As stated above, the downsides of buying an ATS are that they’re often superfluous, one size fits all, and don’t have the specific workflows or functionalities businesses need for their niche challenges and HR frameworks—there’s a reason so many organizations are researching how to build their own ATS.

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Seamless Integration is a Necessity

The HR Research Institute reports that only 16% of talent professionals say their HR tech integrates seamlessly with the other pieces of their HR tech stack, which is a huge consideration when deciding what route to take for your ATS acquisition. 

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If you’re buying a solution, you need to ask if it has an open API that connects to the other systems you’re using. If not, how will that affect the teams using your ATS? Is your engineering team prepared to take on a new project? When building your own ATS, you need to ensure you’re going above and beyond to ensure your product integrates well, which could entail extra time and money. 

Seamless integration is another reason we’d urge you to consider a private label applicant tracking system. Competitive private label applicant tracking systems are developer-forward, built with seamless integration in mind.

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Private Labeling an Applicant Tracking System Bridges the Build vs. Buy Debate

A private label ATS enables you to offer recruiting solutions to your customers by partnering with an ATS developer to create a bespoke recruiting solution that offers branding, customized workflows, and an open API that you can present as a proprietary solution. 

You may have also heard private labeling called “white labeling.” Though often used interchangeably, there’s a crucial difference between private and white label applicant tracking systems.

White-labeled platforms are produced by a SaaS company and rebranded by other companies. Private labeling goes a step beyond a white label applicant tracking system to allow companies to brand the ATS as their own and work with the developer to customize the platform to suit their organization's needs.

White label applicant tracking system vs. private label applicant tracking system capabilities.

Competitive private label applicant tracking systems are subscription-based, like the off-the-shelf solutions. You can start utilizing your ATS almost immediately and spend a fraction of the money you would if you were building an applicant tracking system from the ground up. Unlike an off-the-shelf ATS where you have the traditional purchaser/customer relationship, a private label solution is a partnership, so you’ll extend the bandwidth of your team, gaining the expertise and resources of your partners’ customer service, product, engineering, and marketing teams—private labeling is an especially savvy move for organizations that want to sell and market a proprietary recruiting solution to their customers.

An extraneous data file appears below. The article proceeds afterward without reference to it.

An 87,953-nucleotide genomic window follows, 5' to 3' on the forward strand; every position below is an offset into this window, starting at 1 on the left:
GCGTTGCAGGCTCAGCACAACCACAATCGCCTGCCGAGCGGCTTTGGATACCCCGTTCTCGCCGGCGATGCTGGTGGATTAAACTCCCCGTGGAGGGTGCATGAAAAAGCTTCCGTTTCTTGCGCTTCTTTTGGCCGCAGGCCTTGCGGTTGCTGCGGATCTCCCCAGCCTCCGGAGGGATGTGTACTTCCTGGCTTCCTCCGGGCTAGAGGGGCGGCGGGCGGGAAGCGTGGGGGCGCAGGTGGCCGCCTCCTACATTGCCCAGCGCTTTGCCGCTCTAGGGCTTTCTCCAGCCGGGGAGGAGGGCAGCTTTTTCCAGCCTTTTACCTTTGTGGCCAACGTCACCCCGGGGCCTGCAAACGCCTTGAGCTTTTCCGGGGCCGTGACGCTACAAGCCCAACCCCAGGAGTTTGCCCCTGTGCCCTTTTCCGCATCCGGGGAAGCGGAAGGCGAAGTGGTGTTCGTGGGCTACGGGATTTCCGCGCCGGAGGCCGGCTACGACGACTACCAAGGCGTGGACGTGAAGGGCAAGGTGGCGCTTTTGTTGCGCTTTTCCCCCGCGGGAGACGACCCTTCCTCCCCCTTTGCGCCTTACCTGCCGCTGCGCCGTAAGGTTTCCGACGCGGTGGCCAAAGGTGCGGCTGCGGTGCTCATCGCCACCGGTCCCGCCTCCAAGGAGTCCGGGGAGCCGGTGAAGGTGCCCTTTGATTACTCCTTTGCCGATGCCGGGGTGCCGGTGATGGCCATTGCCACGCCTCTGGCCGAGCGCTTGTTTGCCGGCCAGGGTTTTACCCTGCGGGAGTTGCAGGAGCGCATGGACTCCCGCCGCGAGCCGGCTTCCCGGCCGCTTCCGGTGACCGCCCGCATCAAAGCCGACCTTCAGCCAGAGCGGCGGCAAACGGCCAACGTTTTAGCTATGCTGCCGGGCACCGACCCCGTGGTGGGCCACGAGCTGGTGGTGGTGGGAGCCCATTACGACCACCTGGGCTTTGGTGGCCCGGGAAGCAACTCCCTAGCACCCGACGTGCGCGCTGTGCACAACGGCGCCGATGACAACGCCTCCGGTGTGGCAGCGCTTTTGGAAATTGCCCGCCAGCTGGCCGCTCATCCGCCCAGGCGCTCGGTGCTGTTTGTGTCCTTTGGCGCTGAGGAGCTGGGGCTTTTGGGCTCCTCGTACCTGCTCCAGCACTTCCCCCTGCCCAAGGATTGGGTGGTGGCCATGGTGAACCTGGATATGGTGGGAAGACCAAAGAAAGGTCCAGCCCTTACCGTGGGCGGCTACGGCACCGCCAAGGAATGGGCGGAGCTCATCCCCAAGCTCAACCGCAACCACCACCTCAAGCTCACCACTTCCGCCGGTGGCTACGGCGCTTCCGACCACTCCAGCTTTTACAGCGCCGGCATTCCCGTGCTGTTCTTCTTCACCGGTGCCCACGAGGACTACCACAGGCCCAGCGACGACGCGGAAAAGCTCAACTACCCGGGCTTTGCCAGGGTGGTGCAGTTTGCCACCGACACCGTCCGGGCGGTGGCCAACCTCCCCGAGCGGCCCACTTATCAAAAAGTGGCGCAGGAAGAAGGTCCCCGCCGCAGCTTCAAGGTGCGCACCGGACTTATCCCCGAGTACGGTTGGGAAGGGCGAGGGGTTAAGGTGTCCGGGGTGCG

With private labeling, you don’t have to worry about development costs going over, integration issues, or hiring staff to support customers. You gain an expert recruiting partner. We’re adamant that private labeling is an exceptional alternative to building your own applicant tracking system. However, if you still need convincing, we’ve created an entire guide, What is a Private Label Applicant Tracking System? that breaks things down in more detail.

What is a Private Label ATS?

Want to know even more about the economics behind building your own private label ATS? Download our Economics of an Integrated ATS report here.


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About HiringThing

HiringThing is a modern recruiting platform as a service that creates seamless hiring experiences. Our private label applicant tracking system and open API enable technology and service providers to embed hiring capabilities from sourcing to onboarding. Approachable and adaptable, the platform empowers anyone, anywhere, to hire their dream team.